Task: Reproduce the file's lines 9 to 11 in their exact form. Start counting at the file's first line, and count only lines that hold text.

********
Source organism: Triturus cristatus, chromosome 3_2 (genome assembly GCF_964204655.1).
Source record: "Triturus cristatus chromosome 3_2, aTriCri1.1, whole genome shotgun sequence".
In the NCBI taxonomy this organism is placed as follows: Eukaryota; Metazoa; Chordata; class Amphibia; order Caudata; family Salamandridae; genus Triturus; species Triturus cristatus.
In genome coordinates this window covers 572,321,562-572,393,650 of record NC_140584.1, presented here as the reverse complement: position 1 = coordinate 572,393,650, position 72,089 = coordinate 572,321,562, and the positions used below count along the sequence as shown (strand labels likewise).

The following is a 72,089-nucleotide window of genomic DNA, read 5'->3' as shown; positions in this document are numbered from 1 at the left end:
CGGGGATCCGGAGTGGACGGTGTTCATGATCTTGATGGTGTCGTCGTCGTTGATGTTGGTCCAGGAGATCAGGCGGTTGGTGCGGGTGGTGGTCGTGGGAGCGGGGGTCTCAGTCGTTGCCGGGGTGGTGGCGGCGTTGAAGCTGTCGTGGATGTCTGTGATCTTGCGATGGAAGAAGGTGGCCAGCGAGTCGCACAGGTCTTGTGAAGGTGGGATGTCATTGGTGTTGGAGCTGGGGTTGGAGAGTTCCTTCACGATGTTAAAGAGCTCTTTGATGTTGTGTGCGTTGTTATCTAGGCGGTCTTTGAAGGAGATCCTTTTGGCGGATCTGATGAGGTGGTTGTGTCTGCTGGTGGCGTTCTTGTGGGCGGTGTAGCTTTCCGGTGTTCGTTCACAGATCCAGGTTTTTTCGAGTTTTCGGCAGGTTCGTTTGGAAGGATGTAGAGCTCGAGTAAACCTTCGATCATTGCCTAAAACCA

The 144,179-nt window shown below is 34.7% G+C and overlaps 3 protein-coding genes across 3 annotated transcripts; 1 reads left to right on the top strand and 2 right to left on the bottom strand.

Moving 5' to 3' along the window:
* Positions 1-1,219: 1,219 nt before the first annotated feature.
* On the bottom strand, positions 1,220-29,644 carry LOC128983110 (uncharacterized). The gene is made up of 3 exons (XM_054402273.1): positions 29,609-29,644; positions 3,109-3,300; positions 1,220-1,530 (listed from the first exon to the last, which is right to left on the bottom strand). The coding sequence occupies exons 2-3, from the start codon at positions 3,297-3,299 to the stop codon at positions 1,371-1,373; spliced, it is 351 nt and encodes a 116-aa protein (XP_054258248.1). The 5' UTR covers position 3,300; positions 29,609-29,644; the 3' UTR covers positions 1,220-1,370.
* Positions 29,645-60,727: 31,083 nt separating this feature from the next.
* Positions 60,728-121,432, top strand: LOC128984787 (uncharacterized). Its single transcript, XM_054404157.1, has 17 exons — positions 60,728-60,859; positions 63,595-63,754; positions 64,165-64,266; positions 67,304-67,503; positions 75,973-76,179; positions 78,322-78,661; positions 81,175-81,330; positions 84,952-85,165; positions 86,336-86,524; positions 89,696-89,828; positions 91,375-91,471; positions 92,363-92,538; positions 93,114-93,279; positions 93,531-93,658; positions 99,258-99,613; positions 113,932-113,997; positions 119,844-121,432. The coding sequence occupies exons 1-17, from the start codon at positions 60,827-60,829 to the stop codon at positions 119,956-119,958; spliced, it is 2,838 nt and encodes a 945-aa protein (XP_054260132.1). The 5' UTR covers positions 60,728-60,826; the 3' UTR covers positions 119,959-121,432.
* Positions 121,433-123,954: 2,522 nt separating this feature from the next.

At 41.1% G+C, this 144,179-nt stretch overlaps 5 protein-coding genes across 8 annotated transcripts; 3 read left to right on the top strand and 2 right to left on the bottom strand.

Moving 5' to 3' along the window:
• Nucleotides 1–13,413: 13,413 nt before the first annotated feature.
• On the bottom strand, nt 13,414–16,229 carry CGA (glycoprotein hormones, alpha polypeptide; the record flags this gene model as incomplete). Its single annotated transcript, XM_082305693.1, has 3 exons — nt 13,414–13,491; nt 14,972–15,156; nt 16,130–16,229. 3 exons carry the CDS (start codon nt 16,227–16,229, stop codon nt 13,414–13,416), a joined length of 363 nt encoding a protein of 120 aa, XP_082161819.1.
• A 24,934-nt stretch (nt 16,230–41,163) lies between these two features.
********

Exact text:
* Positions 1-1,219: 1,219 nt before the first annotated feature.
* On the bottom strand, positions 1,220-29,644 carry LOC128983110 (uncharacterized). The gene is made up of 3 exons (XM_054402273.1): positions 29,609-29,644; positions 3,109-3,300; positions 1,220-1,530 (listed from the first exon to the last, which is right to left on the bottom strand). The coding sequence occupies exons 2-3, from the start codon at positions 3,297-3,299 to the stop codon at positions 1,371-1,373; spliced, it is 351 nt and encodes a 116-aa protein (XP_054258248.1). The 5' UTR covers position 3,300; positions 29,609-29,644; the 3' UTR covers positions 1,220-1,370.
* Positions 29,645-60,727: 31,083 nt separating this feature from the next.